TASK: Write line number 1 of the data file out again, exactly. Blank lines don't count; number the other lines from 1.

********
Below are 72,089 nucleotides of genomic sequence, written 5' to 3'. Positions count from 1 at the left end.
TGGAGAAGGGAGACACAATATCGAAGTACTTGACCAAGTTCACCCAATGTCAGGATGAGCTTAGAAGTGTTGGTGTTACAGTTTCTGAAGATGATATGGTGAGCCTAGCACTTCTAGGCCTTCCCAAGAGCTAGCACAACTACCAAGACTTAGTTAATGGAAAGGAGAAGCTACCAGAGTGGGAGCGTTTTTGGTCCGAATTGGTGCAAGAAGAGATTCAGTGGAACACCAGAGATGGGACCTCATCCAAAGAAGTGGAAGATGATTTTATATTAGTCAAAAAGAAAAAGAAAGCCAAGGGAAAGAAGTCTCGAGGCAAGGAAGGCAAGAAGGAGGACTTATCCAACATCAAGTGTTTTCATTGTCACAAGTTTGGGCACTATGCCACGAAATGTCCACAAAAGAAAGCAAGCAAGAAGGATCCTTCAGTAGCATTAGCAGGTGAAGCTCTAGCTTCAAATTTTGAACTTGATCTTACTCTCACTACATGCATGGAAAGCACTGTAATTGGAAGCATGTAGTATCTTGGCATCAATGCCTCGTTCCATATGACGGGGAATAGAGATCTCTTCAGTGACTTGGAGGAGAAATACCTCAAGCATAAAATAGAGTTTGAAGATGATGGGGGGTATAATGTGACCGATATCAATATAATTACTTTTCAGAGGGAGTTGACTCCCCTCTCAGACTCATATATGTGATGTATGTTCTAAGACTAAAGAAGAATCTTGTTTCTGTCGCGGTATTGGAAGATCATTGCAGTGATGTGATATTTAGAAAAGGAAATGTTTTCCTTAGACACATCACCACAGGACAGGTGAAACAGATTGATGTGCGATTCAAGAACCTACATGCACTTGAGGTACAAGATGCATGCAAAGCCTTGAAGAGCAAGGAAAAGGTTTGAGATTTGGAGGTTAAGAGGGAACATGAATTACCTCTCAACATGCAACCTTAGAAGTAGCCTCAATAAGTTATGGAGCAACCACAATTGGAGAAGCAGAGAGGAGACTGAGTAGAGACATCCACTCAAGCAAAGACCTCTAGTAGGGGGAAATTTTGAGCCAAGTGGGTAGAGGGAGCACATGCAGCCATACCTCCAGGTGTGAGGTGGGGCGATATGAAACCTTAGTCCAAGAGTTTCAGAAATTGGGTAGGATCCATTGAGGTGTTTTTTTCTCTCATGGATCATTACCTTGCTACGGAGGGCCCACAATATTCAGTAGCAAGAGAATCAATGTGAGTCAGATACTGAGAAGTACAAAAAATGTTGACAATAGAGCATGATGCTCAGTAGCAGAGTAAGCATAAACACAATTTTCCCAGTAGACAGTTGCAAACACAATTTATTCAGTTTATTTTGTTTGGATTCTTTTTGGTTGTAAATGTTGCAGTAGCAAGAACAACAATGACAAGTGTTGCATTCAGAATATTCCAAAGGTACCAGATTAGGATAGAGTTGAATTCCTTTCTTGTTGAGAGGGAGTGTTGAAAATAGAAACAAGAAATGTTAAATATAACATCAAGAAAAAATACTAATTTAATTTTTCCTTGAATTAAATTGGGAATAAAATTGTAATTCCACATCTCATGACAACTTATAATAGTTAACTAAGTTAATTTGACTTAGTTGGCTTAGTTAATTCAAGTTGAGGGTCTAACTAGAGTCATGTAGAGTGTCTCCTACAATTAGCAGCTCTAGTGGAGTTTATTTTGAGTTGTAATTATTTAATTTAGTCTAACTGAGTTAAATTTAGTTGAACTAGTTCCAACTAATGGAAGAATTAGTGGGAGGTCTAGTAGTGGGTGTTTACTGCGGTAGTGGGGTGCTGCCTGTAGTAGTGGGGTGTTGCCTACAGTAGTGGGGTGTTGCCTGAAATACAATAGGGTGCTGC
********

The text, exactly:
Below are 72,089 nucleotides of genomic sequence, written 5' to 3'. Positions count from 1 at the left end.